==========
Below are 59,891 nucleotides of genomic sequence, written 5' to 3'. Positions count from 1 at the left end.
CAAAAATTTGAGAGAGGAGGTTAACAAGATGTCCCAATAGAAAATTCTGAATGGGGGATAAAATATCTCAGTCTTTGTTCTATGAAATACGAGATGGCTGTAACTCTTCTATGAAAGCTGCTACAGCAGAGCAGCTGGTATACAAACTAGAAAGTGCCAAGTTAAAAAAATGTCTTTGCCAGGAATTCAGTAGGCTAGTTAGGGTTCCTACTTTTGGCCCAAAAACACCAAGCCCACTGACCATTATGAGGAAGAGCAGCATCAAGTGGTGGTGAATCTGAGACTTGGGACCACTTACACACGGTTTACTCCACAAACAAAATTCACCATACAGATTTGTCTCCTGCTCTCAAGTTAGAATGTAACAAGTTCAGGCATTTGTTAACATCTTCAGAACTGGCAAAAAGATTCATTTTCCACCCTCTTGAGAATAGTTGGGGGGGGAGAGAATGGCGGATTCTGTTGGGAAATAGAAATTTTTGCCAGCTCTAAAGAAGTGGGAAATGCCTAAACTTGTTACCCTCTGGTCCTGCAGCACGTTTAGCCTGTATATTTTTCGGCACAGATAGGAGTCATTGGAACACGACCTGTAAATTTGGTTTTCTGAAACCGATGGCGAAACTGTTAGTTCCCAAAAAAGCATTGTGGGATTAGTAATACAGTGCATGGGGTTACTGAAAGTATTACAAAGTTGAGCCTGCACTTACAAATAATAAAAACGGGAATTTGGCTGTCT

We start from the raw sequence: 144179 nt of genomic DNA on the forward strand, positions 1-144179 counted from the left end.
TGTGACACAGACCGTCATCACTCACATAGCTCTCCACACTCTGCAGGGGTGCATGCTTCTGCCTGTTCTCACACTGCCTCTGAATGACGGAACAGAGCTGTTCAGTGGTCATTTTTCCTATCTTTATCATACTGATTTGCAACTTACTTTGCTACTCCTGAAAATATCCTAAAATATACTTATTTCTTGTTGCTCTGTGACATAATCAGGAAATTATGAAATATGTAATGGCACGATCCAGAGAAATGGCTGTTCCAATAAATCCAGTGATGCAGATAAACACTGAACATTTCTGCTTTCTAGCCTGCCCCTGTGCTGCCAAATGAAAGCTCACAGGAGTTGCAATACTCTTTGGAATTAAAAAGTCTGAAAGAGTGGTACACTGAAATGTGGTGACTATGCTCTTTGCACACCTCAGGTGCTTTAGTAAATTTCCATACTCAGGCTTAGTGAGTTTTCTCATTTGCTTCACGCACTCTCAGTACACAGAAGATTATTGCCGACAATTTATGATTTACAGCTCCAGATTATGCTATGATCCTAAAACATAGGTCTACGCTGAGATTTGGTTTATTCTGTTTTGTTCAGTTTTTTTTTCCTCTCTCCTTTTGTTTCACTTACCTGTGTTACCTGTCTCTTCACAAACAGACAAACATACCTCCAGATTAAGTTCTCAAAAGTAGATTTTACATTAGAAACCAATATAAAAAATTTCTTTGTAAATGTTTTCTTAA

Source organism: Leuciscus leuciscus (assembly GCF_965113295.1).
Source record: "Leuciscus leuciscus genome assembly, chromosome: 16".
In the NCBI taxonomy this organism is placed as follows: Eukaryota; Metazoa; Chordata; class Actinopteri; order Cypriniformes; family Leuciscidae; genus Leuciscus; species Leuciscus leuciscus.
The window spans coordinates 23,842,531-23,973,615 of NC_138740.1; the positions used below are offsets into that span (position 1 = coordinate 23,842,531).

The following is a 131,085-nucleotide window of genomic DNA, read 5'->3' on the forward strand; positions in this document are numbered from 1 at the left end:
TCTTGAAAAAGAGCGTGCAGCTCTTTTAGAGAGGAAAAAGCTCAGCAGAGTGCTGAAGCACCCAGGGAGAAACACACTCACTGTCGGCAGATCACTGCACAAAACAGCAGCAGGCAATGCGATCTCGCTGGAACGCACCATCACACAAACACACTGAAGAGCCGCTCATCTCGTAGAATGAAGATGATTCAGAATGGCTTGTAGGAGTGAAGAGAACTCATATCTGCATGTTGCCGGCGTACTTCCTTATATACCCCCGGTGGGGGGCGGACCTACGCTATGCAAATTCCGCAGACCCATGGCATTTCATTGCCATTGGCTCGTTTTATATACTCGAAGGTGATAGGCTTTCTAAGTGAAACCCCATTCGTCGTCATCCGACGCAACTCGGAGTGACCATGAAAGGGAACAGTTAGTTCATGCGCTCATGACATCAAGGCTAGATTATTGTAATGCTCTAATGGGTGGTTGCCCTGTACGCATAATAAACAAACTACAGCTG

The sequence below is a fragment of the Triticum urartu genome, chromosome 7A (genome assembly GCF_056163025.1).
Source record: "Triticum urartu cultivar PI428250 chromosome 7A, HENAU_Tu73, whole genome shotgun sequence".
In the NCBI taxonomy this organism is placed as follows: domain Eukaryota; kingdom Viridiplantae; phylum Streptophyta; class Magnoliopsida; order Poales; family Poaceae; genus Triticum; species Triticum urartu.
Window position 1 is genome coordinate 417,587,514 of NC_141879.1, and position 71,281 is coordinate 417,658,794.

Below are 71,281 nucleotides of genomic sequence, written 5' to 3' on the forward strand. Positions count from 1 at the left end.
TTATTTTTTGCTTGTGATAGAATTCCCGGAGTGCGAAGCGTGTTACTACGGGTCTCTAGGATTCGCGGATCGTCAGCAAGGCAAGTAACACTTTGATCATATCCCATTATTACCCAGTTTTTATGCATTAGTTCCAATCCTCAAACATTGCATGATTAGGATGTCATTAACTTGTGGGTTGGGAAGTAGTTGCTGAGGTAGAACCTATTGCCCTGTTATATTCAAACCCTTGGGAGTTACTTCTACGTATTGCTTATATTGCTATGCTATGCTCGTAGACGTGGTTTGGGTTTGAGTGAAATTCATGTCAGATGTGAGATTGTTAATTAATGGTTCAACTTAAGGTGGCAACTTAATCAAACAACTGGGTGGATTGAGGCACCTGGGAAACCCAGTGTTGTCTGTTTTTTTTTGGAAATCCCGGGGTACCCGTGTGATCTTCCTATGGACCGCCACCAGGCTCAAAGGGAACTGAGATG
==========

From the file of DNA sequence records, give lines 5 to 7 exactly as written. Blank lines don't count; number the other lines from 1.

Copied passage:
Source organism: Leuciscus leuciscus (assembly GCF_965113295.1).
Source record: "Leuciscus leuciscus genome assembly, chromosome: 16".
In the NCBI taxonomy this organism is placed as follows: Eukaryota; Metazoa; Chordata; class Actinopteri; order Cypriniformes; family Leuciscidae; genus Leuciscus; species Leuciscus leuciscus.